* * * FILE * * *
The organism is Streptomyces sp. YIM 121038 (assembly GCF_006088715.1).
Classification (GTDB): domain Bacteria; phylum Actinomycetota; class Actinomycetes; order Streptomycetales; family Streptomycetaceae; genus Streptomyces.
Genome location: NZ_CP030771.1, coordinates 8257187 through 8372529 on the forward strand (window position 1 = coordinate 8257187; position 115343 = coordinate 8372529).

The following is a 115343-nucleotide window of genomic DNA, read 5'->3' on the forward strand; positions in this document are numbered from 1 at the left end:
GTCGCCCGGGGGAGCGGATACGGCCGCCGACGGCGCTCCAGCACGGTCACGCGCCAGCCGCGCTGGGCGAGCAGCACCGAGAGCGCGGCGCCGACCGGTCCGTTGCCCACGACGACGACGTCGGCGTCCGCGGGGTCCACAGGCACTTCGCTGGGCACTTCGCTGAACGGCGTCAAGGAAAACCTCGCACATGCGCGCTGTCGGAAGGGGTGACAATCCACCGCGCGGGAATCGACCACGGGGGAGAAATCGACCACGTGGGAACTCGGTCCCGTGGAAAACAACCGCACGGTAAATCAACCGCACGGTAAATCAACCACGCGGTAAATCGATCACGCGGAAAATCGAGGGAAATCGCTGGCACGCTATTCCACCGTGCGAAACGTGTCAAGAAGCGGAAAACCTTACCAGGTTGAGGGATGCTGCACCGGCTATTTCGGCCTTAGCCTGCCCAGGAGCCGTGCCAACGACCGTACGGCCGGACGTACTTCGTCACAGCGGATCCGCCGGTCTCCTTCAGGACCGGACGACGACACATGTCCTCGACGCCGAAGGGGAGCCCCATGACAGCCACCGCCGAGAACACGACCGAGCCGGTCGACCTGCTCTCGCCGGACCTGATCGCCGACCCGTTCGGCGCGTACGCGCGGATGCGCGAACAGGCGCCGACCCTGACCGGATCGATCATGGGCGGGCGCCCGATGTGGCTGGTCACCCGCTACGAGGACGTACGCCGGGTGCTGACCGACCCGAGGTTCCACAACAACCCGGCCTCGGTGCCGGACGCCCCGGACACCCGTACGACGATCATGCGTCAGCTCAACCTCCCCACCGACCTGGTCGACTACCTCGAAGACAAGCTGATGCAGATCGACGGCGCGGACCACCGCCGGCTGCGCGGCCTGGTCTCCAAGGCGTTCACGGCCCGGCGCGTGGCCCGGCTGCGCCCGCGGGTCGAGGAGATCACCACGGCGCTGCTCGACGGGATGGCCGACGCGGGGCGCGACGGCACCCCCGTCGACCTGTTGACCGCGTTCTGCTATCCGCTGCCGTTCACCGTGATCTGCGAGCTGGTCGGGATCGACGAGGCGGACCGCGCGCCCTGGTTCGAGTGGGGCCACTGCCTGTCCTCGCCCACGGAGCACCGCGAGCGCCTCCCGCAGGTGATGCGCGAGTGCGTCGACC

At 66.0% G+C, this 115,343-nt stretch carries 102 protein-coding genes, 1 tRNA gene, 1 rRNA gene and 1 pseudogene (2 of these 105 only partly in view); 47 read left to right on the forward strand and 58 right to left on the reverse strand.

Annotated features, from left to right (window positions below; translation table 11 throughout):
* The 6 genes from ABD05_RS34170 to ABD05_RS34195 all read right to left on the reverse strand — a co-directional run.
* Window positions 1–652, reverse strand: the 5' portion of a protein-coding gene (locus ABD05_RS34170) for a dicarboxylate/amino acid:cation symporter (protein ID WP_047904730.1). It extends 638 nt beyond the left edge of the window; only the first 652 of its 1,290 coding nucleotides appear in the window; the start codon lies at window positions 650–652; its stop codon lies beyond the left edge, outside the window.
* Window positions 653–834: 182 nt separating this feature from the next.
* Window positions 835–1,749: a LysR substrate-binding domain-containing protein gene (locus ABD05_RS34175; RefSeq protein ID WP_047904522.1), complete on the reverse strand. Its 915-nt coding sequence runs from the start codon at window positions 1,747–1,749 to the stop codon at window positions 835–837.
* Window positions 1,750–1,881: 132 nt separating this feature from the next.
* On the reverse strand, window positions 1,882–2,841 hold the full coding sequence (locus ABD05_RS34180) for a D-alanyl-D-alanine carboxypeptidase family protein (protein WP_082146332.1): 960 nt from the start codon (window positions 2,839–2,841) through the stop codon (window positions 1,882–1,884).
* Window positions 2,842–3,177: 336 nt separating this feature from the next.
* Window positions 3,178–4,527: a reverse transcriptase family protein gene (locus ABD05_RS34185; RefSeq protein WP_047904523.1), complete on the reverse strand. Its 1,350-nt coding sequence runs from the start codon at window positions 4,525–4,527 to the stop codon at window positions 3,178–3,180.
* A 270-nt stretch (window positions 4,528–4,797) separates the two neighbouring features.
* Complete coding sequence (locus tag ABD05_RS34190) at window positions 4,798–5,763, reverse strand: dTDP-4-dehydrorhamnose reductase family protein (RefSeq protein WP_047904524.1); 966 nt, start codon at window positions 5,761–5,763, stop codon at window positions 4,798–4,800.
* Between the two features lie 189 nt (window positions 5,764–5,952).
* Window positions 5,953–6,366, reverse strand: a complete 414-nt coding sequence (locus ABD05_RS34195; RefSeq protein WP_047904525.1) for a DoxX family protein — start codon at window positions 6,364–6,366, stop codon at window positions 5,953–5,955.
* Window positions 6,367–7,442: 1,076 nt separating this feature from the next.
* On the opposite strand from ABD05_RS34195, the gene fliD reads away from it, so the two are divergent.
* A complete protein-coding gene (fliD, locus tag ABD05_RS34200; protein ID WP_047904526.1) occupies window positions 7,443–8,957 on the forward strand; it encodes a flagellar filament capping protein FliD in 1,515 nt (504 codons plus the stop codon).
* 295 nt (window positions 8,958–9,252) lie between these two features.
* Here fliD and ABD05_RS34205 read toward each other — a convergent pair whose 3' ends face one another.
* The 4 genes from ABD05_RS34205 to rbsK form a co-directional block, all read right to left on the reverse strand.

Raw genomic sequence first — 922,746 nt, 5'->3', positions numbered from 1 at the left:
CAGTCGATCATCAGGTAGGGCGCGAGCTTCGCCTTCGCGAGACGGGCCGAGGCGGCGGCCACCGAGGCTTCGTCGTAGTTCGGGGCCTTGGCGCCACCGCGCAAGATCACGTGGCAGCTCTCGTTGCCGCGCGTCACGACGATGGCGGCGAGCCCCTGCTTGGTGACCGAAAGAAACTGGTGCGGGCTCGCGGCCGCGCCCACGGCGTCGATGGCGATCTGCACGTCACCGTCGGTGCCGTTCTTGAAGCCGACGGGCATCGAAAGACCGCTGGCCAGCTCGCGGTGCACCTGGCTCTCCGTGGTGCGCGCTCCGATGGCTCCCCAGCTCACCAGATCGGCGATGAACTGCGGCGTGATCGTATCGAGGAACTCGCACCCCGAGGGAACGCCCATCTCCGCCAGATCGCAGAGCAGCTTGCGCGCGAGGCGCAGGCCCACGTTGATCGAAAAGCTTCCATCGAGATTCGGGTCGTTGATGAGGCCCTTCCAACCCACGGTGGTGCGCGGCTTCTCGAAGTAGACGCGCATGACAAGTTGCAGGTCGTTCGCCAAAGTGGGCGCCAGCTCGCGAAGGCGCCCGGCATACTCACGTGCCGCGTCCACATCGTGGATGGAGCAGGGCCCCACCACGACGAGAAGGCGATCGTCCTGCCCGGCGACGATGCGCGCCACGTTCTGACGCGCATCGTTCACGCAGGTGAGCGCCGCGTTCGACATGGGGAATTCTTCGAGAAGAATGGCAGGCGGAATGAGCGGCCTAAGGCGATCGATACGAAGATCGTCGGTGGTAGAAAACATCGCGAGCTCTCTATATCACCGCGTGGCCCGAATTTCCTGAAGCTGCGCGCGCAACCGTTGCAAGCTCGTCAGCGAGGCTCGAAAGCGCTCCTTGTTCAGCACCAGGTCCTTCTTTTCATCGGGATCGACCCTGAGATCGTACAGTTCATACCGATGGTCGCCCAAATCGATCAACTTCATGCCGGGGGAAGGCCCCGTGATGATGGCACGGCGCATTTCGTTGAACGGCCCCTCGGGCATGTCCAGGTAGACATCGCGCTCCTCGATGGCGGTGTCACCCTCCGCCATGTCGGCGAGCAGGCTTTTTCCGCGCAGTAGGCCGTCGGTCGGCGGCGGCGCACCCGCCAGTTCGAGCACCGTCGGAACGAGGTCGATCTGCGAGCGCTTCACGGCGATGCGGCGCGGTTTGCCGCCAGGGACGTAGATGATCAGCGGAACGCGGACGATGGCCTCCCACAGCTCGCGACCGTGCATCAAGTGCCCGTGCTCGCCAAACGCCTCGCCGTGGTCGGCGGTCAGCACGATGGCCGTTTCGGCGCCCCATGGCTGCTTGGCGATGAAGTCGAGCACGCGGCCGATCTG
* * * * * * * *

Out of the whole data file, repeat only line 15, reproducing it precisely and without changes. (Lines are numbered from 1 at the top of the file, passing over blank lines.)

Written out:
* Window positions 3,178–4,527: a reverse transcriptase family protein gene (locus ABD05_RS34185; RefSeq protein WP_047904523.1), complete on the reverse strand. Its 1,350-nt coding sequence runs from the start codon at window positions 4,525–4,527 to the stop codon at window positions 3,178–3,180.